In order to feel as though you belong, you must first understand who you are and where you come from. This is because if you don’t truly understand yourself and your surroundings, then you will never truly feel as though you belong where you are. The text ‘The Simple Gift’ by Steven Herrick highlights that in life understanding nourishes belonging. Alternatively they reveal that a lack of understanding prevents belonging. This is revealed through the use of free verse, first person, flashback, and symbolism The Simple Gift is written in the form of free verse novel.
The novel allows the story to be told from a number of perspectives, enabling the reader to know each character through their emotions, insecurities and ambitions. From this, we know that Billy is a sixteen year old runaway, Caitlin who comes from a wealthy family and Old Bill who is a homeless alcoholic. “I’m not proud. I’m sixteen and soon to be homeless. I sit on the veranda… ” uses free verse novel conveying that Billy does not feel security and closeness at his own home. He decides to leave his home, choosing another path alone, despite of what lies ahead of him.
“I don’t need to work at McDonald’s. Dad would rather…. and mop floors” is an example from the perspective of Caitlin. Caitlin explains how wealthy her family and the unnecessary possessions she receives. The free verse novel exemplifies how rejective she is with what she has as if there was more to life than just valuables. The use of free verse novel enables both Billy and Caitlin with the mix of gender and social status that their lack of understanding prevents them from belonging. The novel also portrays how a lack of understanding prevents belonging.
Old Bill is troubled by his lack of understanding of his past. Being haunted for the rest of his life he is a homeless alcoholic who lost everything. Flashbacks are incorporated in the text to unfold the past. “In 1993, my ten year old daughter… that tree fell” uses a flash back of Old Bill’s past where his misery begun. Losing his daughter first from falling off a tree and his wife a year later from the drink driving. It reveals Old Bill’s reasoning for being a homeless alcoholic and desolation. Feeling the need to consume alcohol so he fails to recall the past and the pain is more at ease.
“I was ten years old in the backyard… as if nothing had happened” is another flashback utilized from Billy’s past. It unveils his neglecting abusive father, thus a reason why Billy left his own home. Billy accidentally kicked a soccer ball against the window, with a crack in the pane his father backhanded him without even letting him explain what had happened. There is a strong sense of how Billy does not belong in the novel as his father has a lack of understanding. The point of view used in this text is first person, such as “Caitlin and I lay in the huge bed…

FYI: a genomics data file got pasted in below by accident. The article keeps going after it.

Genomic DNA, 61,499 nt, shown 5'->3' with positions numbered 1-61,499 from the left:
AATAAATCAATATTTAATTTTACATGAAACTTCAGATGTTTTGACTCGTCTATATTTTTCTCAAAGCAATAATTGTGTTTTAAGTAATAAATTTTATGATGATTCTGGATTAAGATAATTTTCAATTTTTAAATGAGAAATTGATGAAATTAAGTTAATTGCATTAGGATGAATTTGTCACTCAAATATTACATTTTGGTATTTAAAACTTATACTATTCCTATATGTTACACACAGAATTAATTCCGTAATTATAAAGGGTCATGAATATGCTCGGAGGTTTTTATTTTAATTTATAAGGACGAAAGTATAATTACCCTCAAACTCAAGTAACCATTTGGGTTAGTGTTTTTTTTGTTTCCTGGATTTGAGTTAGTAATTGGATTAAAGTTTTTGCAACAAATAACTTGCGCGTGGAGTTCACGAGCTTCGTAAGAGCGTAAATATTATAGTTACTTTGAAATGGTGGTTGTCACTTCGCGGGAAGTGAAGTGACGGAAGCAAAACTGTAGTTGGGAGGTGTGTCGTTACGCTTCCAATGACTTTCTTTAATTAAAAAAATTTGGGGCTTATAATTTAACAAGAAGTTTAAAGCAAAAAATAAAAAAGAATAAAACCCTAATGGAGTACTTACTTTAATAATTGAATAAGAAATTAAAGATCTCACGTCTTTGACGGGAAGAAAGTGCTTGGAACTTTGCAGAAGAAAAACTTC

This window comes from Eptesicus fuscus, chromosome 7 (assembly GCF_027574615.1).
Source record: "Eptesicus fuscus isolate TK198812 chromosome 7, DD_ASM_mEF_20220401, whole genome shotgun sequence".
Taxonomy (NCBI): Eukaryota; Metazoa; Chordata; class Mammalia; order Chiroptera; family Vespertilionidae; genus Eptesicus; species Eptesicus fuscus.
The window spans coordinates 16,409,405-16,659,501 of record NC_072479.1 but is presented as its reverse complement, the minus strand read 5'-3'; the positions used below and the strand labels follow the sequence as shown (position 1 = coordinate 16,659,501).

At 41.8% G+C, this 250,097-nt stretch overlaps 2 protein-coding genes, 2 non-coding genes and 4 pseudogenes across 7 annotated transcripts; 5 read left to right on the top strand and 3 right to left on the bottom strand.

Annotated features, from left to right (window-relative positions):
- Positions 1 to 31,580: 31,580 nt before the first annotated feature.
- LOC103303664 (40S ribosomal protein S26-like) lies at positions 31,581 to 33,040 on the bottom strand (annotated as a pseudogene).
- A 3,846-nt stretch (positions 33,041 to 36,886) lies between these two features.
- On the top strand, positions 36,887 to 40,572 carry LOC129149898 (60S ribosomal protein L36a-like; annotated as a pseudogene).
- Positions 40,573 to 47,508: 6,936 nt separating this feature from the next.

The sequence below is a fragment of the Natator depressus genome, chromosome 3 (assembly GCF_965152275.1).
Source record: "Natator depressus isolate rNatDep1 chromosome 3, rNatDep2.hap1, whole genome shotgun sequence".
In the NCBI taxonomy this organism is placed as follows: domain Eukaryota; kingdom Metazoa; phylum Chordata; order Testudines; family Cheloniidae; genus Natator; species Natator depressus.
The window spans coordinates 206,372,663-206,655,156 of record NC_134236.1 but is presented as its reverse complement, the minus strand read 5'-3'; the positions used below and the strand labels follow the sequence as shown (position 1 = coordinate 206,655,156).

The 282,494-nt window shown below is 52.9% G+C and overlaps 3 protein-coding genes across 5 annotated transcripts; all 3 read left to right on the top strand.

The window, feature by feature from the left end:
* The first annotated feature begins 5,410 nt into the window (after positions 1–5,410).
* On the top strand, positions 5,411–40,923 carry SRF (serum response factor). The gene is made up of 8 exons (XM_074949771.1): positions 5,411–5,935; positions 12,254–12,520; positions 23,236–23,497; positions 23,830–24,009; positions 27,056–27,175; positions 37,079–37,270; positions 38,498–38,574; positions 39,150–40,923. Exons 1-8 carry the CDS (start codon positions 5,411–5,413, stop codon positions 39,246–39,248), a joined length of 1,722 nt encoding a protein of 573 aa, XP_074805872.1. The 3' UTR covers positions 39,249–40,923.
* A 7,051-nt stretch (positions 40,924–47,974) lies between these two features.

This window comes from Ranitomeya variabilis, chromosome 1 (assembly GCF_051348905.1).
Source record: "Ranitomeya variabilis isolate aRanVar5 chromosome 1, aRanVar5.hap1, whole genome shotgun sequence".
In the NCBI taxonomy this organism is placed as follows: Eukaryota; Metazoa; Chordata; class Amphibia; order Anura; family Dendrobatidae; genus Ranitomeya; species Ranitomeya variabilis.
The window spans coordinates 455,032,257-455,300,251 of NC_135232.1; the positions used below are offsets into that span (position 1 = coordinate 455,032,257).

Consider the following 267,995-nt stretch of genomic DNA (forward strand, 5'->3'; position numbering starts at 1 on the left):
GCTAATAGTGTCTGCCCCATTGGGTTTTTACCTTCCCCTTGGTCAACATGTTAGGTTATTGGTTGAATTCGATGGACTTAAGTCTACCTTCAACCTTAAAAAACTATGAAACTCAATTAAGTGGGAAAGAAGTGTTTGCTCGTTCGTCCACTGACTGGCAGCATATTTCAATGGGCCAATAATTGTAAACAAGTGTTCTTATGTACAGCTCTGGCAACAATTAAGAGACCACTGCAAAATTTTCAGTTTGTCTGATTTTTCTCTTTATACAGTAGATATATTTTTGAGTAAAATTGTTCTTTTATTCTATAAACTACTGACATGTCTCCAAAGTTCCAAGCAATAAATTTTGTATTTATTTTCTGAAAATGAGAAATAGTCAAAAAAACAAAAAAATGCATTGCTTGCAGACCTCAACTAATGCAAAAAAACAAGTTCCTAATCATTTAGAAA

beautiful green emerald ring’’ and “and I looked up into the sky… that Old Bill and I shared”. The use of first person allows the responder to directly engage with Billy’s own experiences. It shows the unlikely friendship and bond developed between Billy and Old Bill and the passionate relationship that forms between Billy and Caitlin. The use of first person manipulates the reader’s interpretation to describe the feelings and ideas of Billy, illustrating the complication of belonging and how trouble and circumstance can bring people together.
As Billy is with Caitlin laying in the bed, it shows that he is in a comfortable atmosphere, where he has found someone he truly cares about and allows him to be himself. The scene with Billy and Old Bill shows that they are he in a natural environment, and it is a beginning where they he finally understands his surrounding. Hence, it displays Billy’s acceptance and all three character’s sense of fulfillment and security which nourishes belonging. The Simple Gift depicts that understanding nourishes belonging through the use of symbolism.
Specific experiences in a person’s life can have large effects on the person and can lead to a lack of understanding or an understanding that nourishes belonging. Truth and reality and friendship are vital aspects of belonging in the text and without them certain connections cannot be made throughout the characters and a sense of belonging might not be found. At the end when Old Bill gives the key to Billy, “I held the Keys to Wellington Road… ” it symbolized Old Bill’s great understanding and care for Billy.
As Billy stated, “I wasn’t sure whether taking them meant Old Bill had a new life too or if taking them meant he now had nothing. ” The key is the symbol but it isn’t the material but the connection of Old Bill passing on the key to Billy that represents their friendship. Old Bill give away his house was the truth that he could not face reality and finally understood for the near future. Thus, symbolism is used in the text to convey that understanding nourishes belonging. The lack of understanding is what prevents us from finding somewhere we feel accepted.
When having a thorough understanding it is the opposite. It is what nourishes the feeling that we belong, as having complete trust in the people around us or the place that we are in. Understanding creates a sense of safety and security resulting in the feeling of belonging. The text discussed shows that the idea of belonging, as Billy has a neglecting father living in a detrimental environment shows he cannot belong, but the occurrence of running away and meeting Old Bill and Caitlin exhibits his progression of belonging, acceptance and understanding.